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Conservative Central Banks, and Nominal Growth, Exchange Rate and Inflation Targets

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A framework is developed in which inflation biases with different target variables are compared. A nominal growth target measured in consumer prices may yield less stabilization bias than a nominal income growth target. Exchange rate and inflation targets result in less stabilization bias than an income growth target the more important terms of trade stabilization. Persistence in output causes excessive stabilization of productivity shocks and of shocks to the terms of trade under discretion. An inflation-weight conservative central bank is more likely under an inflation target than under an exchange rate target and less likely under a nominal income growth target.

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Bibliographic Info

Paper provided by Department of Economics, University of Missouri in its series Working Papers with number 0423.

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Length: 35 pgs.
Date of creation: 21 Dec 2004
Date of revision: 15 Oct 2006
Handle: RePEc:umc:wpaper:0423

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Keywords: State-contingent rules; exchange rate target; inflation target; nominal income target; conservative central banks;

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  1. Guillermo A. Calvo & Carmen M. Reinhart, 2000. "Fear of Floating," NBER Working Papers 7993, National Bureau of Economic Research, Inc.
  2. Henrik Jensen & Roel M. W. J. Beetsma, 1999. "Optimal Inflation Targets, "Conservative" Central Banks, and Linear Inflation Contracts: Comment," American Economic Review, American Economic Association, vol. 89(1), pages 342-347, March.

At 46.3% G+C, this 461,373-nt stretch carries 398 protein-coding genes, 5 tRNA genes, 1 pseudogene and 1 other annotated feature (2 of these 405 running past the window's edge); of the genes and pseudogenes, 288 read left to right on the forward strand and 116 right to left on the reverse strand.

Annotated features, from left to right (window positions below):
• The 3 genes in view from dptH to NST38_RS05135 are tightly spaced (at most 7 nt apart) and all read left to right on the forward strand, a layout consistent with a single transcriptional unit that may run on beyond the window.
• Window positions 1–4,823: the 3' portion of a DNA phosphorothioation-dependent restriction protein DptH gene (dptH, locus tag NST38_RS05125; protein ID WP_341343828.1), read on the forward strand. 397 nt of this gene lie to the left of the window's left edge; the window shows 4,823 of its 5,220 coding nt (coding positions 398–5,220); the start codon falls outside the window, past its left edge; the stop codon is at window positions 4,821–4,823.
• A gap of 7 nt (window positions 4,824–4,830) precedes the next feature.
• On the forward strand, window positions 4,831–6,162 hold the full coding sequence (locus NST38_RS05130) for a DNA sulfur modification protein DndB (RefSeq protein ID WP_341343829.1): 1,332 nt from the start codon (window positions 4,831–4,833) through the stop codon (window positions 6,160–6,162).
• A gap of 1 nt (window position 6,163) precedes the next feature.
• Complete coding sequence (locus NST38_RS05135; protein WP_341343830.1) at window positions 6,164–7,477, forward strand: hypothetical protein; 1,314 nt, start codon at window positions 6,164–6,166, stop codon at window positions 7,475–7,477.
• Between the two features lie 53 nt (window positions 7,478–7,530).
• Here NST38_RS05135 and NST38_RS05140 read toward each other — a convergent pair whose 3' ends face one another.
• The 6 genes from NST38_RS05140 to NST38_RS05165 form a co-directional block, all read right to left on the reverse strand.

3. Walsh, Carl E, 1995. "Optimal Contracts for Central Bankers," American Economic Review, American Economic Association, vol. 85(1), pages 150-67, March.
  4. Giavazzi, Francesco & Pagano, Marco, 1986. "The Advantages of Tying One's Hands: EMS Discipline and Central Bank Credibility," CEPR Discussion Papers 135, C.E.P.R. Discussion Papers.
  5. Lockwood, Ben, 1996. "State-contingent Inflation Contracts and Output Persistence," CEPR Discussion Papers 1348, C.E.P.R. Discussion Papers.
  6. Svensson, Lars E O, 1997. "Optimal Inflation Targets, "Conservative" Central Banks, and Linear Inflation Contracts," American Economic Review, American Economic Association, vol. 87(1), pages 98-114, March.
  7. Roisland, Oistein, 2001. "Institutional Arrangements for Monetary Policy When Output Is Persistent," Journal of Money, Credit and Banking, Blackwell Publishing, vol. 33(4), pages 994-1014, November.
  8. Torsten Persson & Guido Tabellini, . "Monetary Cohabitation in Europe," Working Papers 96, IGIER (Innocenzo Gasparini Institute for Economic Research), Bocconi University.
  9. Persson, Torsten & Tabellini, Guido, 1993. "Designing institutions for monetary stability," Carnegie-Rochester Conference Series on Public Policy, Elsevier, vol. 39(1), pages 53-84, December.
  10. Reinhart, Carmen & Rogoff, Kenneth, 2004. "The modern history of exchange rate arrangements: A reinterpretation," MPRA Paper 14070, University Library of Munich, Germany.
  11. Rogoff, Kenneth, 1985. "The Optimal Degree of Commitment to an Intermediate Monetary Target," The Quarterly Journal of Economics, MIT Press, vol. 100(4), pages 1169-89, November.
  12. repec:rus:hseeco:181565 is not listed on IDEAS
  13. Jordi Gali & Tommaso Monacelli, 1999. "Optimal Monetary Policy and Exchange Rate Volatility in a Small Open Economy," Boston College Working Papers in Economics 438, Boston College Department of Economics, revised 15 Nov 1999.
  14. Guender, Alfred V. & Tam, Julie, 2004. "On the performance of nominal income targeting as a strategy for monetary policy in a small open economy," Journal of International Money and Finance, Elsevier, vol. 23(2), pages 143-163, March.
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